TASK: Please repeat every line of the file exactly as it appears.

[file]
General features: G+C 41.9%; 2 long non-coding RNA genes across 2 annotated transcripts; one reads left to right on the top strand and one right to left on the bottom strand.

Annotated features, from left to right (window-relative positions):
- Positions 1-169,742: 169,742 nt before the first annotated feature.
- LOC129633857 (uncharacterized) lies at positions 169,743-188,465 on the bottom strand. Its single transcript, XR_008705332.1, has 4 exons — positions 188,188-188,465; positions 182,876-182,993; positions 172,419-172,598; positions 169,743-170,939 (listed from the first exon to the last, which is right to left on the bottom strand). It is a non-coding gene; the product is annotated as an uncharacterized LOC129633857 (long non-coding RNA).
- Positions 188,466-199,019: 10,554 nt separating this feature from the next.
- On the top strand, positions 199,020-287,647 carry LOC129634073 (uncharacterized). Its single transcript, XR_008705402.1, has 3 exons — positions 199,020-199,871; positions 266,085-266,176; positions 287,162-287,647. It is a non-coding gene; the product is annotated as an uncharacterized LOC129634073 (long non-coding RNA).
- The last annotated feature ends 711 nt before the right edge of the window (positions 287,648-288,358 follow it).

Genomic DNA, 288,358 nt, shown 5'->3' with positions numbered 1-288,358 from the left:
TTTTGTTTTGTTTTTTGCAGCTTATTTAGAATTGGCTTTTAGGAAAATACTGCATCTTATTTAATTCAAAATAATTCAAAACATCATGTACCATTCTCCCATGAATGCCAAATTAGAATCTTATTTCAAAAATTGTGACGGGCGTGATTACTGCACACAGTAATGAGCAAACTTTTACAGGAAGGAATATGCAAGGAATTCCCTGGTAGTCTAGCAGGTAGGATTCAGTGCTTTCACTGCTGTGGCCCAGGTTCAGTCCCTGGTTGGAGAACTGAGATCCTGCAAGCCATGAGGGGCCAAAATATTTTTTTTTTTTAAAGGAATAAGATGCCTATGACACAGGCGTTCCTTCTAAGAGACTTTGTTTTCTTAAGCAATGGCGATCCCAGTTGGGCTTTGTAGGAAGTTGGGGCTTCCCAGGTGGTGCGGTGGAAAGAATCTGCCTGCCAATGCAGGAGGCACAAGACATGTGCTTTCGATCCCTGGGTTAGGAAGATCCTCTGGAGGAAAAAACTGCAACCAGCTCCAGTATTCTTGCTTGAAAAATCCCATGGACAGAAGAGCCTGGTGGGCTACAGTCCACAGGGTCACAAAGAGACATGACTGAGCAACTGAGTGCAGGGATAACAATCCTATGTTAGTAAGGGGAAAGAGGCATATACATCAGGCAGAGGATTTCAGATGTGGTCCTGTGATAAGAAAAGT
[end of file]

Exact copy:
General features: G+C 41.9%; 2 long non-coding RNA genes across 2 annotated transcripts; one reads left to right on the top strand and one right to left on the bottom strand.

Annotated features, from left to right (window-relative positions):
- Positions 1-169,742: 169,742 nt before the first annotated feature.
- LOC129633857 (uncharacterized) lies at positions 169,743-188,465 on the bottom strand. Its single transcript, XR_008705332.1, has 4 exons — positions 188,188-188,465; positions 182,876-182,993; positions 172,419-172,598; positions 169,743-170,939 (listed from the first exon to the last, which is right to left on the bottom strand). It is a non-coding gene; the product is annotated as an uncharacterized LOC129633857 (long non-coding RNA).
- Positions 188,466-199,019: 10,554 nt separating this feature from the next.
- On the top strand, positions 199,020-287,647 carry LOC129634073 (uncharacterized). Its single transcript, XR_008705402.1, has 3 exons — positions 199,020-199,871; positions 266,085-266,176; positions 287,162-287,647. It is a non-coding gene; the product is annotated as an uncharacterized LOC129634073 (long non-coding RNA).
- The last annotated feature ends 711 nt before the right edge of the window (positions 287,648-288,358 follow it).

Genomic DNA, 288,358 nt, shown 5'->3' with positions numbered 1-288,358 from the left:
TTTTGTTTTGTTTTTTGCAGCTTATTTAGAATTGGCTTTTAGGAAAATACTGCATCTTATTTAATTCAAAATAATTCAAAACATCATGTACCATTCTCCCATGAATGCCAAATTAGAATCTTATTTCAAAAATTGTGACGGGCGTGATTACTGCACACAGTAATGAGCAAACTTTTACAGGAAGGAATATGCAAGGAATTCCCTGGTAGTCTAGCAGGTAGGATTCAGTGCTTTCACTGCTGTGGCCCAGGTTCAGTCCCTGGTTGGAGAACTGAGATCCTGCAAGCCATGAGGGGCCAAAATATTTTTTTTTTTTAAAGGAATAAGATGCCTATGACACAGGCGTTCCTTCTAAGAGACTTTGTTTTCTTAAGCAATGGCGATCCCAGTTGGGCTTTGTAGGAAGTTGGGGCTTCCCAGGTGGTGCGGTGGAAAGAATCTGCCTGCCAATGCAGGAGGCACAAGACATGTGCTTTCGATCCCTGGGTTAGGAAGATCCTCTGGAGGAAAAAACTGCAACCAGCTCCAGTATTCTTGCTTGAAAAATCCCATGGACAGAAGAGCCTGGTGGGCTACAGTCCACAGGGTCACAAAGAGACATGACTGAGCAACTGAGTGCAGGGATAACAATCCTATGTTAGTAAGGGGAAAGAGGCATATACATCAGGCAGAGGATTTCAGATGTGGTCCTGTGATAAGAAAAGT